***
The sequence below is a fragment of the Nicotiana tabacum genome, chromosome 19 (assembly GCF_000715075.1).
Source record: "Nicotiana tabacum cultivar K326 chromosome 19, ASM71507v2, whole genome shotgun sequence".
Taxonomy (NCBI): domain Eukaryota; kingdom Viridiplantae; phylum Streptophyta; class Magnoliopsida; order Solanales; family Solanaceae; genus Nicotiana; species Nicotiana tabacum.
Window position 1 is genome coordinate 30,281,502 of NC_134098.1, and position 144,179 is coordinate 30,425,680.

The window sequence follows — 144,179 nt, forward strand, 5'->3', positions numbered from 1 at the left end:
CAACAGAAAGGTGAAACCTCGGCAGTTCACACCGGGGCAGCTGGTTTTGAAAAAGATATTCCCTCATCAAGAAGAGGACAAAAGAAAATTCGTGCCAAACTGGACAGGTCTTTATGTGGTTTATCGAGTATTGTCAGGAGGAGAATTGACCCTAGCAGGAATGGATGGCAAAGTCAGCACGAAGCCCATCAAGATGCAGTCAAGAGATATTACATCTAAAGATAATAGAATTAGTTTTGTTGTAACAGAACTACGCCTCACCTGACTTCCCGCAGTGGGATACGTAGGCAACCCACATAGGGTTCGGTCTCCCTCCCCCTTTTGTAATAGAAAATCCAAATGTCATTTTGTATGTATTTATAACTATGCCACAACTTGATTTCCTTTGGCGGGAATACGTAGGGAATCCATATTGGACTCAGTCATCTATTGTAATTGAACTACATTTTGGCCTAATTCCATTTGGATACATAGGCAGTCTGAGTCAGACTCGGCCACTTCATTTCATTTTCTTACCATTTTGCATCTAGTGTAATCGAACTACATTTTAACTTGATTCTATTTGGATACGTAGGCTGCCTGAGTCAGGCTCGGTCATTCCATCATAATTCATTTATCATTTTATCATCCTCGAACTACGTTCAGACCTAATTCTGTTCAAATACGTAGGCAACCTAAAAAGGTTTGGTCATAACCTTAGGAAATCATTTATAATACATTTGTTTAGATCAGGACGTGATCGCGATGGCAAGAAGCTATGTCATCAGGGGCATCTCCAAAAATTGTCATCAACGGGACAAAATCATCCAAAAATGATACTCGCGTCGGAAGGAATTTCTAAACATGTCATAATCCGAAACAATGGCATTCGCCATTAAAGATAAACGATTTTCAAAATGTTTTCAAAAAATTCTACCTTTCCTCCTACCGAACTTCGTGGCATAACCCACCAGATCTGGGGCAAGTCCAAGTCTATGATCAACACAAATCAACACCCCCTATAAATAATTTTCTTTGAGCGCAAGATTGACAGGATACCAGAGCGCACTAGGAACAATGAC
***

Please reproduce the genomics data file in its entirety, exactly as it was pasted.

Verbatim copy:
The sequence below is a fragment of the Nicotiana tabacum genome, chromosome 19 (assembly GCF_000715075.1).
Source record: "Nicotiana tabacum cultivar K326 chromosome 19, ASM71507v2, whole genome shotgun sequence".
Taxonomy (NCBI): domain Eukaryota; kingdom Viridiplantae; phylum Streptophyta; class Magnoliopsida; order Solanales; family Solanaceae; genus Nicotiana; species Nicotiana tabacum.
Window position 1 is genome coordinate 30,281,502 of NC_134098.1, and position 144,179 is coordinate 30,425,680.

The window sequence follows — 144,179 nt, forward strand, 5'->3', positions numbered from 1 at the left end:
CAACAGAAAGGTGAAACCTCGGCAGTTCACACCGGGGCAGCTGGTTTTGAAAAAGATATTCCCTCATCAAGAAGAGGACAAAAGAAAATTCGTGCCAAACTGGACAGGTCTTTATGTGGTTTATCGAGTATTGTCAGGAGGAGAATTGACCCTAGCAGGAATGGATGGCAAAGTCAGCACGAAGCCCATCAAGATGCAGTCAAGAGATATTACATCTAAAGATAATAGAATTAGTTTTGTTGTAACAGAACTACGCCTCACCTGACTTCCCGCAGTGGGATACGTAGGCAACCCACATAGGGTTCGGTCTCCCTCCCCCTTTTGTAATAGAAAATCCAAATGTCATTTTGTATGTATTTATAACTATGCCACAACTTGATTTCCTTTGGCGGGAATACGTAGGGAATCCATATTGGACTCAGTCATCTATTGTAATTGAACTACATTTTGGCCTAATTCCATTTGGATACATAGGCAGTCTGAGTCAGACTCGGCCACTTCATTTCATTTTCTTACCATTTTGCATCTAGTGTAATCGAACTACATTTTAACTTGATTCTATTTGGATACGTAGGCTGCCTGAGTCAGGCTCGGTCATTCCATCATAATTCATTTATCATTTTATCATCCTCGAACTACGTTCAGACCTAATTCTGTTCAAATACGTAGGCAACCTAAAAAGGTTTGGTCATAACCTTAGGAAATCATTTATAATACATTTGTTTAGATCAGGACGTGATCGCGATGGCAAGAAGCTATGTCATCAGGGGCATCTCCAAAAATTGTCATCAACGGGACAAAATCATCCAAAAATGATACTCGCGTCGGAAGGAATTTCTAAACATGTCATAATCCGAAACAATGGCATTCGCCATTAAAGATAAACGATTTTCAAAATGTTTTCAAAAAATTCTACCTTTCCTCCTACCGAACTTCGTGGCATAACCCACCAGATCTGGGGCAAGTCCAAGTCTATGATCAACACAAATCAACACCCCCTATAAATAATTTTCTTTGAGCGCAAGATTGACAGGATACCAGAGCGCACTAGGAACAATGAC